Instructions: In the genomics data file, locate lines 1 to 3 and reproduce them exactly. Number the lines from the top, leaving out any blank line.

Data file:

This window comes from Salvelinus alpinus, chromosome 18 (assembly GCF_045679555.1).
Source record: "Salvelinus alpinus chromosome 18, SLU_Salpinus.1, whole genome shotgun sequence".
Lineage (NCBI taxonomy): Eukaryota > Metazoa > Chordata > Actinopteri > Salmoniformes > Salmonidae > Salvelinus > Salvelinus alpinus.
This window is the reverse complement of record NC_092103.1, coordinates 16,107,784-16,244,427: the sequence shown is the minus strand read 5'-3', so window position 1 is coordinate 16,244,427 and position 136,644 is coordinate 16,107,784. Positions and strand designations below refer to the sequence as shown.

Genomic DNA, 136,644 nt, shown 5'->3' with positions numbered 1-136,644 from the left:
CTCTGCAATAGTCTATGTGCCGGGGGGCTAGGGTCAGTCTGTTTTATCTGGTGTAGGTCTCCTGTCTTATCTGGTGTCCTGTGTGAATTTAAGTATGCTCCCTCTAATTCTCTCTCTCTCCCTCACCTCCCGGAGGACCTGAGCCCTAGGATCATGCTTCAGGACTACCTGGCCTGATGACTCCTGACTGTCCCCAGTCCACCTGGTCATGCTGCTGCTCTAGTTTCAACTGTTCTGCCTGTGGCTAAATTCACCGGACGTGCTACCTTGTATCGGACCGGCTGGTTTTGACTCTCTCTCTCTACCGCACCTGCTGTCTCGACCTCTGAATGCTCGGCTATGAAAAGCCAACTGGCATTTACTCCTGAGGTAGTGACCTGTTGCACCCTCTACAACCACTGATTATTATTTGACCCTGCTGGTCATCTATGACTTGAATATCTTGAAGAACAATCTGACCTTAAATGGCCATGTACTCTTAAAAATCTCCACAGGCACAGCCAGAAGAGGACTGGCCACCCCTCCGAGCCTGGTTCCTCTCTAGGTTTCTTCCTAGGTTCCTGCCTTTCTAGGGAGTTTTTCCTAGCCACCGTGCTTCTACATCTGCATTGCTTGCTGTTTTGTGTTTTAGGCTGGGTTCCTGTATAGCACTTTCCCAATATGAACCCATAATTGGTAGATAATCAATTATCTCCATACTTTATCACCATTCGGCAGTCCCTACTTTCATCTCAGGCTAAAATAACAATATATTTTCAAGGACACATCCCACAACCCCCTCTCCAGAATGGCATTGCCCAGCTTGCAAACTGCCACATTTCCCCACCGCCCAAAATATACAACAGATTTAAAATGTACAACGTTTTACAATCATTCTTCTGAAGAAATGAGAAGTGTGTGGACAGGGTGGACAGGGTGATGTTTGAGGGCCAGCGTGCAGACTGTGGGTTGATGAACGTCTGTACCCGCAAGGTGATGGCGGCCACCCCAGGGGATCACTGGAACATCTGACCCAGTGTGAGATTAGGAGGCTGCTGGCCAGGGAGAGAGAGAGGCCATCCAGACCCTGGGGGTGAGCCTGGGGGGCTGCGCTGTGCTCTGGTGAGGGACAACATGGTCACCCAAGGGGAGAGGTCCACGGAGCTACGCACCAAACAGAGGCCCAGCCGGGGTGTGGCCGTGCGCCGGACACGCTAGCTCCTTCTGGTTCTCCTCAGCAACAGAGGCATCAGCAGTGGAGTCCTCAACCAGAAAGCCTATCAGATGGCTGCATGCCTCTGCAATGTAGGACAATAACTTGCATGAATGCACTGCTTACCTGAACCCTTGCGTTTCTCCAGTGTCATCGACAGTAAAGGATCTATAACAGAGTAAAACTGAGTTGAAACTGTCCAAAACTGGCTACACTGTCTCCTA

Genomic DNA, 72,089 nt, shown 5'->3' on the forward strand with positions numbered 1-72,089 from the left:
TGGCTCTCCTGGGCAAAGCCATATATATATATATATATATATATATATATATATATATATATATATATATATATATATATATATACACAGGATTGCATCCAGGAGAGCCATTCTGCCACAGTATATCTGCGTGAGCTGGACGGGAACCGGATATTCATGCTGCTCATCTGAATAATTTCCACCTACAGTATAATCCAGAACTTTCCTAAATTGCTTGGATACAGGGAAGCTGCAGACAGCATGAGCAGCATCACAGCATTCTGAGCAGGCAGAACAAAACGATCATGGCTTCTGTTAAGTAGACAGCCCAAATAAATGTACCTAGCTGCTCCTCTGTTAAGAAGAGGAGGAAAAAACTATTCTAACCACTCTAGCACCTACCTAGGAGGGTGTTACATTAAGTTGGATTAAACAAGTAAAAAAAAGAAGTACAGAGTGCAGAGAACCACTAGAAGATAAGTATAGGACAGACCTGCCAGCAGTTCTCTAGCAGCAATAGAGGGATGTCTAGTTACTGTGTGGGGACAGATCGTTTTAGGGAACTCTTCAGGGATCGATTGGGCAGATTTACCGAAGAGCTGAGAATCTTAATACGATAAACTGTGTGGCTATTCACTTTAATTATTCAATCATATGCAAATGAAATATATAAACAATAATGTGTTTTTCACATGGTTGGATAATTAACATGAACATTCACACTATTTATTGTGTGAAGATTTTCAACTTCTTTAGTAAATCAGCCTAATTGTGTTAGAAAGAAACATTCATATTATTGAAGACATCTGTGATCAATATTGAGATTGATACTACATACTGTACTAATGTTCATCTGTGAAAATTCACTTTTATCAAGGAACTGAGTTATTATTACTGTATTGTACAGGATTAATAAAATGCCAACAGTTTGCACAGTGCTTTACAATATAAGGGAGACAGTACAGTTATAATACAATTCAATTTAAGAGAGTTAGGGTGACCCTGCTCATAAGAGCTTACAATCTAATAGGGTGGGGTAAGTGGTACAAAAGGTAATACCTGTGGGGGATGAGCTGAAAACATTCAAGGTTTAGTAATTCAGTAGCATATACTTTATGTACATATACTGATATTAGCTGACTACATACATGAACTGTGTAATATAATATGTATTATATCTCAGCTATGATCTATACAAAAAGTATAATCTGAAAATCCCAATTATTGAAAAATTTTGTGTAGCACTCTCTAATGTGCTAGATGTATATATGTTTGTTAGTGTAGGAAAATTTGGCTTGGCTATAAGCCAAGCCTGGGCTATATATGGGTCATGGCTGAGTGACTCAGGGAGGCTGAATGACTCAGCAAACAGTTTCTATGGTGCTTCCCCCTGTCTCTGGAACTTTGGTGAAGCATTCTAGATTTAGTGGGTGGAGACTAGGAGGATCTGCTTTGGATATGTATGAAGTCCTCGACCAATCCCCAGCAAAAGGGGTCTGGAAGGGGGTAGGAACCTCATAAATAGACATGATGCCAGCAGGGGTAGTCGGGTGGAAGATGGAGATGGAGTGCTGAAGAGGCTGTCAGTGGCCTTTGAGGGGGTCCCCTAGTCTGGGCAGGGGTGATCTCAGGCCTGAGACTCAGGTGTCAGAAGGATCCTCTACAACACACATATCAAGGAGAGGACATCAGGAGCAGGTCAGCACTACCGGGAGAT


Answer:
This window comes from Salvelinus alpinus, chromosome 18 (assembly GCF_045679555.1).
Source record: "Salvelinus alpinus chromosome 18, SLU_Salpinus.1, whole genome shotgun sequence".
Lineage (NCBI taxonomy): Eukaryota > Metazoa > Chordata > Actinopteri > Salmoniformes > Salmonidae > Salvelinus > Salvelinus alpinus.